Use Positive Momentum To Reach New Heights

use positive momentum to reach new heights

Do you ever have days where it’s impossible to take action on a task? Do you get stuck in a negative spiral that you can’t get out of?

These are two examples of this negative spiral in motion:

You tell yourself you’ll study tonight, then the night comes and you push it off for tomorrow. But when tomorrow comes, you tell yourself you’ll do it later. You become frustrated you procrastinated the past two days, and stress to the point where you can’t focus. So, you push off studying another day. Because you haven’t studied, you do poorly on the exam. Now you define yourself as unintelligent and lose motivation the rest of the semester.

These events all happened because of a negative momentum spiral.

Another example is you’re discouraged about not going to the gym the past two weeks. So, you let another week go by without working out. The next week you’re scared you’re going to be too sore if you go, so you stay at home. Then you’re upset you’re not working out so you decide to eat unhealthy comfort food. Now you define yourself as out of shape, so you become slightly depressed.

Also, everything in this story came from a negative momentum spiral.

Whatever the scenario, negative momentum is a powerful force on your mind and body. I hope you understand how a couple of steps in the wrong direction, and a negative mindset, can lead to problems we couldn’t imagine.

However, positive thoughts and actions create positive momentum, which is just as powerful (or more powerful) than negative momentum. And when you harness positive momentum, you’ll be empowered to accomplish the tasks in your way.

Create Positive Momentum

Once you set a goal (like studying for a test, going to the gym, etc.), the following three steps are crucial to create positive momentum to push you to greater heights:

1. Immediately take action. Don’t wait for a light-bulb in your head to go off, a special sign from the world, or what you imagine is “perfect timing.” In reality, there is always going to be an excuse to put something off and avoid getting out of your comfort zone. But, each moment we procrastinate gives dangerous power to negative momentum.

Identify the first action step, and execute it. Analyze how it went, and possibly make adjustments. Then repeat this process for step two and the rest of the steps.

positive momentum snowball effect2. Seek small wins. You can beat procrastination by breaking tasks into smaller pieces. Doing this relaxes your mind and allows you to focus on more manageable work.

A tilt of positive energy can go a long way. For example, think of the snowball effect, where a tiny snowball gains size and speed as it goes down a hill. As the snowball keeps moving from the top of the hill to the bottom, it continues small wins after small wins. The snowball didn’t magically start small and instantly become huge. The same lesson applies to your goal.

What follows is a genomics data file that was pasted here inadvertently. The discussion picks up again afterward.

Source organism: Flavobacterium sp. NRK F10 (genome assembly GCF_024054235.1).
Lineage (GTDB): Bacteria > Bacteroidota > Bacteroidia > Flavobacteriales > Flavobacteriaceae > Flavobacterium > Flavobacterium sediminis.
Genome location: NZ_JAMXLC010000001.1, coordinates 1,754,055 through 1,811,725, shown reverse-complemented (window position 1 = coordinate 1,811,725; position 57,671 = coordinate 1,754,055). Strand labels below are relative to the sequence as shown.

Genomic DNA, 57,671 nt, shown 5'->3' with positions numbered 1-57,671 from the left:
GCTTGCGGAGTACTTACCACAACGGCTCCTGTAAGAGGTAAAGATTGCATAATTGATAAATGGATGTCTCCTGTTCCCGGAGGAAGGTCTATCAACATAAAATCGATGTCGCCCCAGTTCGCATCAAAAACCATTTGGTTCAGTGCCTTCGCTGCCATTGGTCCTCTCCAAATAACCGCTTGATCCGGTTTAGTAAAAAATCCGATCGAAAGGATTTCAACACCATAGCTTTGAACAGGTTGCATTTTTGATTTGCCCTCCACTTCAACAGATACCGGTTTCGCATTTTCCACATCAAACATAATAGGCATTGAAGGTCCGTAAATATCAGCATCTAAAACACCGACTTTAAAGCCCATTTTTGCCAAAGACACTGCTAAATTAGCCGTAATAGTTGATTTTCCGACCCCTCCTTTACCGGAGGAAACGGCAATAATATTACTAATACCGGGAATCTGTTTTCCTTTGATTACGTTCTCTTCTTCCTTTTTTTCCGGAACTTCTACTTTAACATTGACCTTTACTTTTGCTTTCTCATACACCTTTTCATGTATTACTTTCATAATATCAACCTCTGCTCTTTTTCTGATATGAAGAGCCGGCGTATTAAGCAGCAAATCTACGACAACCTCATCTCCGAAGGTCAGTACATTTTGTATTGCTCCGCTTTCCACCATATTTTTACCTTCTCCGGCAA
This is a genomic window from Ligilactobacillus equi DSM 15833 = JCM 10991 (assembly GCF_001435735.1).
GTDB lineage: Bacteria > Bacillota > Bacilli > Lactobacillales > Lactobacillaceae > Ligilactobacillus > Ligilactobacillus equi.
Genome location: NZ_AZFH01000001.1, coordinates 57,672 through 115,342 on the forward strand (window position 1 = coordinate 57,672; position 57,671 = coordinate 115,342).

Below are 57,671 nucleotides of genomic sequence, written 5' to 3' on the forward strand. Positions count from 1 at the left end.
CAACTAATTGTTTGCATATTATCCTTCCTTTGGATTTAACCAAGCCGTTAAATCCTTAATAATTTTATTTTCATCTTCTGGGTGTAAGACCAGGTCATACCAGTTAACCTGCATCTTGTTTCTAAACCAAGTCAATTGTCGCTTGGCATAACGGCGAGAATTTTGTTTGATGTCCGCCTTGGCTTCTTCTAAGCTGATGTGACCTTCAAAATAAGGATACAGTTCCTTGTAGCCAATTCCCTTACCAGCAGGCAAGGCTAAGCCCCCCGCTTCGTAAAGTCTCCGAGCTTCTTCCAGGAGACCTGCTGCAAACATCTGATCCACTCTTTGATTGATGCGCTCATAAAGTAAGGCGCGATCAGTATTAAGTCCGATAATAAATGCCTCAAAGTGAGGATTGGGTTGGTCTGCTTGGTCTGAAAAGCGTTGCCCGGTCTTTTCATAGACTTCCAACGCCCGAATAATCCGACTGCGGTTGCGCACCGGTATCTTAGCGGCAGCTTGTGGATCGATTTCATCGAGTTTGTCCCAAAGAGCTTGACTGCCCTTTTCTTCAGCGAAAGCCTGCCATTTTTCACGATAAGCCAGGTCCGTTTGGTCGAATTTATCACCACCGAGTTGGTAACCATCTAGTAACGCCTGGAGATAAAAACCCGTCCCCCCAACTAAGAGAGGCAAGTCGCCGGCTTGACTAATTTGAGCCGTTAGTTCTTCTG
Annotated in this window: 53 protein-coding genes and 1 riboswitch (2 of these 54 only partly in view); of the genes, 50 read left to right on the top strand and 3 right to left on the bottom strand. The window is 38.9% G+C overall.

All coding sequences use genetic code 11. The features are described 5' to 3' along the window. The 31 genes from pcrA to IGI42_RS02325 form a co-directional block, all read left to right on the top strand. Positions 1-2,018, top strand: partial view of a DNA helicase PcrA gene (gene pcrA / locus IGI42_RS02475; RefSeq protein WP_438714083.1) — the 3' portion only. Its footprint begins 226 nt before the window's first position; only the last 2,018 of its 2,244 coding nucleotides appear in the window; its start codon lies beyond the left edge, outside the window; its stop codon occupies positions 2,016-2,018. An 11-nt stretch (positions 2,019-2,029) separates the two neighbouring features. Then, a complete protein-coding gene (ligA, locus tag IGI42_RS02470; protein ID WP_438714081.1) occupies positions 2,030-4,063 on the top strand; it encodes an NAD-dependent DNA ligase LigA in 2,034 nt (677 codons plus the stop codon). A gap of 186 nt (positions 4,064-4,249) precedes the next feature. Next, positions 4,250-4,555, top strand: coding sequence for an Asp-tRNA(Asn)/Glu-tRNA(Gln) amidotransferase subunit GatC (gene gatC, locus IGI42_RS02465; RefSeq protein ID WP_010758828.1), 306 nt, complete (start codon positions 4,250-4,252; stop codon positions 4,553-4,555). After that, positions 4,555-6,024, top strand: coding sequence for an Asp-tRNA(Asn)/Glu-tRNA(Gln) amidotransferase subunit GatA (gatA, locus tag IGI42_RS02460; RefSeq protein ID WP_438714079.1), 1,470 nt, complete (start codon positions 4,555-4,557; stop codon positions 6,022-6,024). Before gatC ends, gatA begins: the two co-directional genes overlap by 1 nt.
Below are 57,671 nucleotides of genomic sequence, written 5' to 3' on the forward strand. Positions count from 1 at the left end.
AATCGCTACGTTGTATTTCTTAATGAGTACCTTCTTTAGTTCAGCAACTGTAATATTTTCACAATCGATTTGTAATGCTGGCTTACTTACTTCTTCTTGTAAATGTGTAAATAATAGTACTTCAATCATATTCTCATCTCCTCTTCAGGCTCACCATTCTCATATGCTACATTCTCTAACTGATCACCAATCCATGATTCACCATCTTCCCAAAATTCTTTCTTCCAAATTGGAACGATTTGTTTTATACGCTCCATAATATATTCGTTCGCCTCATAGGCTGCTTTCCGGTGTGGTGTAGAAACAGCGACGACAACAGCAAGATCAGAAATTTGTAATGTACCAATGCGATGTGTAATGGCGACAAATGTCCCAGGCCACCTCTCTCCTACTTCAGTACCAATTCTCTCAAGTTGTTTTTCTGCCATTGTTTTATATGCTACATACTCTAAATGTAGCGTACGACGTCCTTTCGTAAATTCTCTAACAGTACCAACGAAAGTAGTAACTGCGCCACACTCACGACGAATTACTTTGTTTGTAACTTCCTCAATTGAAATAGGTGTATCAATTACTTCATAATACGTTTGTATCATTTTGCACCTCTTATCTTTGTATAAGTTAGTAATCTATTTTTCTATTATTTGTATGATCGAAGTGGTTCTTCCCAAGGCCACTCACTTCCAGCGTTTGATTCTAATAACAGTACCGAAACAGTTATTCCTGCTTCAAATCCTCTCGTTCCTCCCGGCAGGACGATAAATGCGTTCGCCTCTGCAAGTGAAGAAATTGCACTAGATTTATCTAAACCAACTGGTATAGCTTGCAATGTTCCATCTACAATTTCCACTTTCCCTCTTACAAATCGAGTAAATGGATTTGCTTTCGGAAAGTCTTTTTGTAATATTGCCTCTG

3. Maintain reasonable expectations early on. Don’t expect unrealistic results in the beginning, because disappointment can crush your motivation. Then, you won’t achieve anything if you quit early. Also, it’s troublesome to compare your achievements to someone who has three more years of experience. Remember how they also started from scratch and were once in the same position as you.

If you need to make a comparison, compare your progress after three weeks from when you started. Focus your mind on progress. Let your expectations naturally grow as your positive momentum and experience grows.

Different Actions And Different Results

Positive momentum can completely change the two negative stories in the introduction to success stories, like these examples:

You start to tell yourself you’ll put off studying until tonight, but then you remember the potential dangers of this decision. So, you get over your feelings of not wanting to study, and decide to only collect the material for your exam: just to get the ball rolling. Since you’re already in front of the material, you choose to study the first two chapters.

Then you follow the Chip Away Method to ace your exam. Now you define yourself as intelligent and work hard academically the rest of the semester.

In another example, you’re discouraged about not going to the gym the past two weeks. But, because you know the power of positive momentum, you take a stand and go to the gym today. You reason this discouraged feeling will only get worse if you don’t go, and going to the gym now will only make it easier in the future. You enjoy your workout.

Then you go the following day and meet a workout partner. Now you define yourself as actively getting more fit and a regular gym-goer. These positive vibes plus the dopamine from working out leave you feeling great.

The Choice Is Yours

I hope you saw how just as your negative thoughts and actions can pile on to create a major problem, positive thoughts and actions can build up to create an incredible achievement. The choice is all in your mind.

So, do you want to think and act negatively or positively about the steps required to reach your goal?

If you want a life of struggle and regrets, choose a negative mindset and inactivity. If you want to enjoy a fulfilling life, choose a positive mindset and action.

Related: Positivity Challenge

Readers, what are your experiences being in a rut? What times in your life did you notice you built momentum day-by-day? What helped you build this momentum? Any other thoughts on the topic?

Brian Robben

Brian Robben is the founder of Take Your Success, a site dedicated to helping entrepreneurs and wantrepreneurs grow a profitable business and reach freedom. For in-depth training, visit: